Department of Health: Content planning
How the DH put users first
The wisdom of crowds may be helpful if you’re buying a hoover, but it’s less so (if not downright dangerous) if you think you have swine flu.
As online diagnosis tools proliferate, authoritative (even prescriptive) information is sometimes just what the doctor ordered.
The Department of Health needed reassurance that its site was utterly reliable, bang up-to-date, fast and easy to access, so it could cut through the digital noise.
Based on a review of two representative sections of dh.gov.uk, we recommended a logical content structure and mapped the existing content against it, to identify anything that needed revising or repurposing.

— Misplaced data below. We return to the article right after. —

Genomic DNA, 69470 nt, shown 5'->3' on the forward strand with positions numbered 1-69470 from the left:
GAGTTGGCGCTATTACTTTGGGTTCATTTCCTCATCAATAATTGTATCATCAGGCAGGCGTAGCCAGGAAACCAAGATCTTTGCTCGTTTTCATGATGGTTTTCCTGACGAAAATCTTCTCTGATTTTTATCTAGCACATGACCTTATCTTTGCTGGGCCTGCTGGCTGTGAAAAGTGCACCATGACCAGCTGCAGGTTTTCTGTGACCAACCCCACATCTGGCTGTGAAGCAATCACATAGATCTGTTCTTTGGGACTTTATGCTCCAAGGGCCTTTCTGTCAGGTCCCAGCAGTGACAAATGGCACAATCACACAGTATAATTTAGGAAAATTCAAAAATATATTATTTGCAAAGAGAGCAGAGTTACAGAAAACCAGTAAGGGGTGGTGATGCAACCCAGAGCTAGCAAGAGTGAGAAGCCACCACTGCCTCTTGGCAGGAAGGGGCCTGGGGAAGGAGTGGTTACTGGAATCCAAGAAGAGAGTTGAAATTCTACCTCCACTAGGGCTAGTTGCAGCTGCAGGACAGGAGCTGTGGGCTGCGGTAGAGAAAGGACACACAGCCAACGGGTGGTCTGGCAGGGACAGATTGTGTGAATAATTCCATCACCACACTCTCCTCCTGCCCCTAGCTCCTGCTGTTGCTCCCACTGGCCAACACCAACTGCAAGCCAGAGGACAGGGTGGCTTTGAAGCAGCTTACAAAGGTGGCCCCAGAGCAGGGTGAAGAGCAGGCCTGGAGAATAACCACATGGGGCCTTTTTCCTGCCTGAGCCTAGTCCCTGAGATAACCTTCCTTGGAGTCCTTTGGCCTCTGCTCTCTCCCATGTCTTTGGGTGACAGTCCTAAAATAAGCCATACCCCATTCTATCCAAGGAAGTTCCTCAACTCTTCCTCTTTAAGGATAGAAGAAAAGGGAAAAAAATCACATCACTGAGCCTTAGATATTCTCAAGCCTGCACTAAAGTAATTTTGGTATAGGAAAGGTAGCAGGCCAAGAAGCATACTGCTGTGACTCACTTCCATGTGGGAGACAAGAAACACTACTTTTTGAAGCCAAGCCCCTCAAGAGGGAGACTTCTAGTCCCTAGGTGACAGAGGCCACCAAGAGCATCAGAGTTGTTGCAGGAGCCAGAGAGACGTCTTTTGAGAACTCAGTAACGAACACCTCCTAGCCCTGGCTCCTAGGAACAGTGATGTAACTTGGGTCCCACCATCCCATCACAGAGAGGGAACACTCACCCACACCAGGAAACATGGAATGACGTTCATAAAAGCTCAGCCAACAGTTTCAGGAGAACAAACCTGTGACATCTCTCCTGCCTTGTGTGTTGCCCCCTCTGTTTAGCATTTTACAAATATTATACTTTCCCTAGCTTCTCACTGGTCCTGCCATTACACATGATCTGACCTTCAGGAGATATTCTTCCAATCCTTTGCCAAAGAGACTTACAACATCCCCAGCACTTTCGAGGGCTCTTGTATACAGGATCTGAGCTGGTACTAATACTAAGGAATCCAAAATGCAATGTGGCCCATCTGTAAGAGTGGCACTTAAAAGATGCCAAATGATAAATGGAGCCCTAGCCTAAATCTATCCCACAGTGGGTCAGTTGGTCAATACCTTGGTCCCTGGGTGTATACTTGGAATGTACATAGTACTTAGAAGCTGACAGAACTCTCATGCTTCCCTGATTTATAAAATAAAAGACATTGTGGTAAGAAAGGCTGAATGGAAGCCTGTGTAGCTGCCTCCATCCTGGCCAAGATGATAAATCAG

Once we’d tested the new information architecture with key users and stakeholders, we produced:
- content templates
- a hierarchy of landing pages
- a styleguide, which we used to standardise the content and metadata.
The copy needed to be easy to digest without compromising accuracy or authority. This involved diplomacy as well as editorial skills, to demonstrate to scientific policymakers that simplifying isn’t the same as dumbing down.
User testing helped make the finished site easy to navigate, with most information accessible in no more than three clicks – and that information was current, succinct and nailed to the styleguide.
As an added bonus, we helped to identify who within the Department owns what content, and to raise awareness of the importance of online communication among staff.